The newest achievement of the author Goce Nanevski titled simply “MO(NU)MENT” represents a kind of continuation of his previous research in the area of three-dimensional objectness. In the given case, despite the minimalistic geometry emphasized in his early works (starting from the first solo exhibitions in the Youth Cultural
Centre, Skopje, 1998 and Museum of the City of Skopje, 2002), during the recent years, starting from 2006 (Road, National Museum of Veles, 2006, Fifty or Fifty, Museum of Contemporary Art - Skopje, 2006), and especially evident in his project Fifty or Fifty, presented at the 53rd Biennale in Venice, of particular interest to the author’s activities is the development and the realization of monumental objects and installations (accompanied by sound and video) that could simply be described with the term mobile. Important for concretizing the technical and mechanical aspects of the medium is Goce Nanevski’s interestfor the principle of movement, not only in sculpture, but movement as a concept in the creation and existence of art (and life in general). The author’s fascination with movement is associated with a mobile mechanical segment, present in the aforementioned exhibitions since 2006. This mechanical segment – flow meter from a fuel dispenser,on a level of a symbol or an artifact or a code at the bottom line, is a sequence of reality closely related with meaning and interpretation of the notions of movement, space, time. Even though by education and vocation he is a sculptor, through these few indicated exhibitions Nanevski’s diversion from what has been called “traditional content” (B.
Ivanov) is concretized, in different mediums, not only object, but video as well. Furthermore, the said projects have announced a developmental path to liberation from the formal aspect of the sculptural; this liberation is a basis for different interpretations that cover more in the area of engagement through touching (directly or indirectly) the cultural and social conditions on one side, and the emotional and psychological conditions of the person on the other side.
Perceived from a technical perspective, the complexity of the object itself covers several sequences that contain professionally produced mechanical and electronic parts, that is a kinetic moment, but also electronic software that allows movement of the ready-made object, and all supplemented with video projections. The idea of physical movement is not new and unknown in art, and the mobile objects themselves are widely defined as static sculptures and objects whose elements can move and shift, whereas those mechanical works that move in space, conditioned by software and with their layout and behavior indicate even robotic elements. This sculptural-mechanical system, executed in monumental dimensions, in formal and apparent sense, contains the elements of both different systems.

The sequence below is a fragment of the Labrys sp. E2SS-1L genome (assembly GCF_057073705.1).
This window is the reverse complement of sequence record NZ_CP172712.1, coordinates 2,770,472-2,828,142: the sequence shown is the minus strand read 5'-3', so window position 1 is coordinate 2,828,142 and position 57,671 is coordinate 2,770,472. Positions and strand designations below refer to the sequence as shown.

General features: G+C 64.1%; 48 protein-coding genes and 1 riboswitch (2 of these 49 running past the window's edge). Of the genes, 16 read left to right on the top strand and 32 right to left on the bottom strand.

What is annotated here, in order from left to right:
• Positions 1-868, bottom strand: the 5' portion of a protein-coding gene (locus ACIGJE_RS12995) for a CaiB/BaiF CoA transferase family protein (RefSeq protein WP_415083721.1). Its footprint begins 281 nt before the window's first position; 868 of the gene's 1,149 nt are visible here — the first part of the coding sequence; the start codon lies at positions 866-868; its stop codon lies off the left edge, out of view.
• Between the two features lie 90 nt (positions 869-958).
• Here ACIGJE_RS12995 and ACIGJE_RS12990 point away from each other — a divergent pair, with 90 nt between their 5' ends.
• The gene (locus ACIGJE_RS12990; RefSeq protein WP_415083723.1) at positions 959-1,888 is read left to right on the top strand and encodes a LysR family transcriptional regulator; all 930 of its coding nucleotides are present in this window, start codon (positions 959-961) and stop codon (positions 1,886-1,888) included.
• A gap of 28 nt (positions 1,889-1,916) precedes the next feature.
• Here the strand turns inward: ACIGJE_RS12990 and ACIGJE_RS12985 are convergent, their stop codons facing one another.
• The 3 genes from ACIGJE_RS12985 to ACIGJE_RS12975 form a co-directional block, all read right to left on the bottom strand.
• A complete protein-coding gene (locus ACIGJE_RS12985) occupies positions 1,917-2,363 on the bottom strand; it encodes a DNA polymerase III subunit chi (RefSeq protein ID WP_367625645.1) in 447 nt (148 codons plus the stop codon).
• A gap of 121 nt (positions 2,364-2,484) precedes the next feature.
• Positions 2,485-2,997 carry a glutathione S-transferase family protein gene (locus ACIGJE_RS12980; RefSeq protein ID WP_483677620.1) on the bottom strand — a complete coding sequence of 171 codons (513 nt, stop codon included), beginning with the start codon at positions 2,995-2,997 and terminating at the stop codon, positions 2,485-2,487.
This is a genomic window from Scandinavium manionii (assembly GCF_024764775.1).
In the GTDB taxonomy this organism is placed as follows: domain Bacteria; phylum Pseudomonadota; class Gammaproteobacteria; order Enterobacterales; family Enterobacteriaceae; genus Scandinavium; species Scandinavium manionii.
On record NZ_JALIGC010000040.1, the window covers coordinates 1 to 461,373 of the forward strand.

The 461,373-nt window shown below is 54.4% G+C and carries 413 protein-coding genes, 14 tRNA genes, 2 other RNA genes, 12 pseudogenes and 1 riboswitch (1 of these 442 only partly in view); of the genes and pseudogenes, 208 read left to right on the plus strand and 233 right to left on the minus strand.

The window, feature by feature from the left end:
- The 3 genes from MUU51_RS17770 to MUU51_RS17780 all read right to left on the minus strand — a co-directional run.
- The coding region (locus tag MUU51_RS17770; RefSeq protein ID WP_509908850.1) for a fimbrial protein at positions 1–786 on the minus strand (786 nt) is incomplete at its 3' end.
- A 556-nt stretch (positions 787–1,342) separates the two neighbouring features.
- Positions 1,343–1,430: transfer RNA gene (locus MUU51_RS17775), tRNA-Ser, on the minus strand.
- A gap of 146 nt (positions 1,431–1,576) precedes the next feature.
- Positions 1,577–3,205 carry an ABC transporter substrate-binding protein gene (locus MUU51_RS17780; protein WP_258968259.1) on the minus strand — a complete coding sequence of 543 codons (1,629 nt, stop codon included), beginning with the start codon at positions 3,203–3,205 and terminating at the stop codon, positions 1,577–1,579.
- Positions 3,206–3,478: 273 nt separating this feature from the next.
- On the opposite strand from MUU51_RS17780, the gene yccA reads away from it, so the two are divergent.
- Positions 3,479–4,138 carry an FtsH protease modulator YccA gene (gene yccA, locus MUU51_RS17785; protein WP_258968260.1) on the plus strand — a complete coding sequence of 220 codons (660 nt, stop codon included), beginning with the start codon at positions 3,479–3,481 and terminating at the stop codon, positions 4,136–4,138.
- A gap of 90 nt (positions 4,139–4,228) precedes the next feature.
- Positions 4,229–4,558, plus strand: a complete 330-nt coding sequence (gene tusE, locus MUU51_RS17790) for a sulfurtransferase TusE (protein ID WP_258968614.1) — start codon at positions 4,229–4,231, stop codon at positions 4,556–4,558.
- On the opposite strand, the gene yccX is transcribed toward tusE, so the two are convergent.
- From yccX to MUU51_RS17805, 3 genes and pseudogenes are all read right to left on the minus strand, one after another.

The spin as a moment of movement, that is a mobile mechanical moment, is also of crucial interest for the latest project by Goce Nanevski. Central element/object of the mega-project “MO(NU)MENT” is the cult “Fico” (the car Fiat 500), an object removed and dislocated from its environment, and set on a “pedestal”, consequently gaining the function of an aesthetic object. From a sociological aspect, this retro design icon of the everyday family transport in the Seventies of the XX century (in Europe somewhat earlier), even though already very rarely, nowadays almost completely absent automobile, is monumentally perceived by the author as a synonym of life and the industrial development in general, and as one of perhaps the most popular artifacts of one period, a product of mass culture with
exceptional industrial design and practicality. Furthermore, this aesthetically defined mechanism with its practicality in terms of economic affordability is a symbol of freedom of movement. The concept of movement as freedom is represented through several videos with different “protagonists”, who set in daily “spin” situations emphasize thecontrast static-mobility.
Goce Nanevski’s approach to his objects is serious, but with certain and more stressed dose of irony and criticism. Although this critical aspect is not immediately readable and imposed, it is reflected in the views of the author, according to whom, the project “MO(NU)MENT” in its basis should map a picture of the man defined as a responsible entity who influences his surroundings and vice versa, when his decisions and reactions are conditioned by the mutual bond individual-society, through examination of the systems of probability.
The complex project “MO(NU)MENT”, through the efforts to define the notions of movement and time,
whose phenomenal appearance is the subject of interest for interpretations of different physical-mathematical and
philosophical nature from ancient times until today, is seriously engaged and ultimately refers to man’s existential
condition of placement and occurrence in today’s social and societal frameworks and systems.
Maja Chankulovska-Mihajlovska, curator